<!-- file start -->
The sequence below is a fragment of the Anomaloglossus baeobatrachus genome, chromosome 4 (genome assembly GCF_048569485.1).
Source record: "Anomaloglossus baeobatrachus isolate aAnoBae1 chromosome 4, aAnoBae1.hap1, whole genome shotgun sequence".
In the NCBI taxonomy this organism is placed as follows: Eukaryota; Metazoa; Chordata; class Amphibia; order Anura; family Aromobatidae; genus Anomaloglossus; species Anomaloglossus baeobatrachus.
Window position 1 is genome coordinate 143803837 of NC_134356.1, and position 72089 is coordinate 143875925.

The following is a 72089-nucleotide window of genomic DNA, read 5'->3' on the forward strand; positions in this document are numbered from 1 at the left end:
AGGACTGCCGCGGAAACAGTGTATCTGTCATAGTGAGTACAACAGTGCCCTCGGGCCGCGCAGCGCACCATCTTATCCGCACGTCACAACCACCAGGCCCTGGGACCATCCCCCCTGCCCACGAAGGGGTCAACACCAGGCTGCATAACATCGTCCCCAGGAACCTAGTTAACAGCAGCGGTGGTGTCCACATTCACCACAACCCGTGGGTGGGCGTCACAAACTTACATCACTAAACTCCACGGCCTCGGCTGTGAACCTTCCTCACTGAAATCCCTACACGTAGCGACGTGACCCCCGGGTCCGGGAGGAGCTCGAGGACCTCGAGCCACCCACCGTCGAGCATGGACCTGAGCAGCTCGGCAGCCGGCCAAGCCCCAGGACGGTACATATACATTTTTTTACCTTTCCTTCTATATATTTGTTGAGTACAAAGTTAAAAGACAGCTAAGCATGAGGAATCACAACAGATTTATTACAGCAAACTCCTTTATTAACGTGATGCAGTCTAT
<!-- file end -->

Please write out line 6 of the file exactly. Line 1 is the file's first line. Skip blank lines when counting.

AGGACTGCCGCGGAAACAGTGTATCTGTCATAGTGAGTACAACAGTGCCCTCGGGCCGCGCAGCGCACCATCTTATCCGCACGTCACAACCACCAGGCCCTGGGACCATCCCCCCTGCCCACGAAGGGGTCAACACCAGGCTGCATAACATCGTCCCCAGGAACCTAGTTAACAGCAGCGGTGGTGTCCACATTCACCACAACCCGTGGGTGGGCGTCACAAACTTACATCACTAAACTCCACGGCCTCGGCTGTGAACCTTCCTCACTGAAATCCCTACACGTAGCGACGTGACCCCCGGGTCCGGGAGGAGCTCGAGGACCTCGAGCCACCCACCGTCGAGCATGGACCTGAGCAGCTCGGCAGCCGGCCAAGCCCCAGGACGGTACATATACATTTTTTTACCTTTCCTTCTATATATTTGTTGAGTACAAAGTTAAAAGACAGCTAAGCATGAGGAATCACAACAGATTTATTACAGCAAACTCCTTTATTAACGTGATGCAGTCTAT